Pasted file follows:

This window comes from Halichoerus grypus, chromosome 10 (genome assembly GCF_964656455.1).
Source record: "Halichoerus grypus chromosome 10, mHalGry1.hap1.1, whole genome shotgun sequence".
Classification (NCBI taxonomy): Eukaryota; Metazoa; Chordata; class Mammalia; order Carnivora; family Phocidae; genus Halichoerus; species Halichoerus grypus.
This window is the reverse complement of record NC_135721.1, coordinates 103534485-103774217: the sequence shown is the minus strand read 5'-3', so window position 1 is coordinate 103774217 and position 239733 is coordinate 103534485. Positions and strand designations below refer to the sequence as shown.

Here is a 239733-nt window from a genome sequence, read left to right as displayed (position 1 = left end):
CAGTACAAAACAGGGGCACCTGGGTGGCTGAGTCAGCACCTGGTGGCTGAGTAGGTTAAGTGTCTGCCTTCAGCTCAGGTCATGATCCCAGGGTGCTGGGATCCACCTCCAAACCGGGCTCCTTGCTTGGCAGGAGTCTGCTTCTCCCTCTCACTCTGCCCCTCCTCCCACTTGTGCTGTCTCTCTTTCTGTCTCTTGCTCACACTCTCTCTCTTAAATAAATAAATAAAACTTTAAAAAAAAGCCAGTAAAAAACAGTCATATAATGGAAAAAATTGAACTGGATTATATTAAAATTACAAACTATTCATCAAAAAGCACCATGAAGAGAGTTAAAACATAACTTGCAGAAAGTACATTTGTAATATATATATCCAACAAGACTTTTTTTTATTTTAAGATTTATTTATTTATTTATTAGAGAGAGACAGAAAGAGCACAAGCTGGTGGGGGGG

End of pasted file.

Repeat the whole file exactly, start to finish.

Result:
This window comes from Halichoerus grypus, chromosome 10 (genome assembly GCF_964656455.1).
Source record: "Halichoerus grypus chromosome 10, mHalGry1.hap1.1, whole genome shotgun sequence".
Classification (NCBI taxonomy): Eukaryota; Metazoa; Chordata; class Mammalia; order Carnivora; family Phocidae; genus Halichoerus; species Halichoerus grypus.
This window is the reverse complement of record NC_135721.1, coordinates 103534485-103774217: the sequence shown is the minus strand read 5'-3', so window position 1 is coordinate 103774217 and position 239733 is coordinate 103534485. Positions and strand designations below refer to the sequence as shown.

Here is a 239733-nt window from a genome sequence, read left to right as displayed (position 1 = left end):
CAGTACAAAACAGGGGCACCTGGGTGGCTGAGTCAGCACCTGGTGGCTGAGTAGGTTAAGTGTCTGCCTTCAGCTCAGGTCATGATCCCAGGGTGCTGGGATCCACCTCCAAACCGGGCTCCTTGCTTGGCAGGAGTCTGCTTCTCCCTCTCACTCTGCCCCTCCTCCCACTTGTGCTGTCTCTCTTTCTGTCTCTTGCTCACACTCTCTCTCTTAAATAAATAAATAAAACTTTAAAAAAAAGCCAGTAAAAAACAGTCATATAATGGAAAAAATTGAACTGGATTATATTAAAATTACAAACTATTCATCAAAAAGCACCATGAAGAGAGTTAAAACATAACTTGCAGAAAGTACATTTGTAATATATATATCCAACAAGACTTTTTTTTATTTTAAGATTTATTTATTTATTTATTAGAGAGAGACAGAAAGAGCACAAGCTGGTGGGGGGG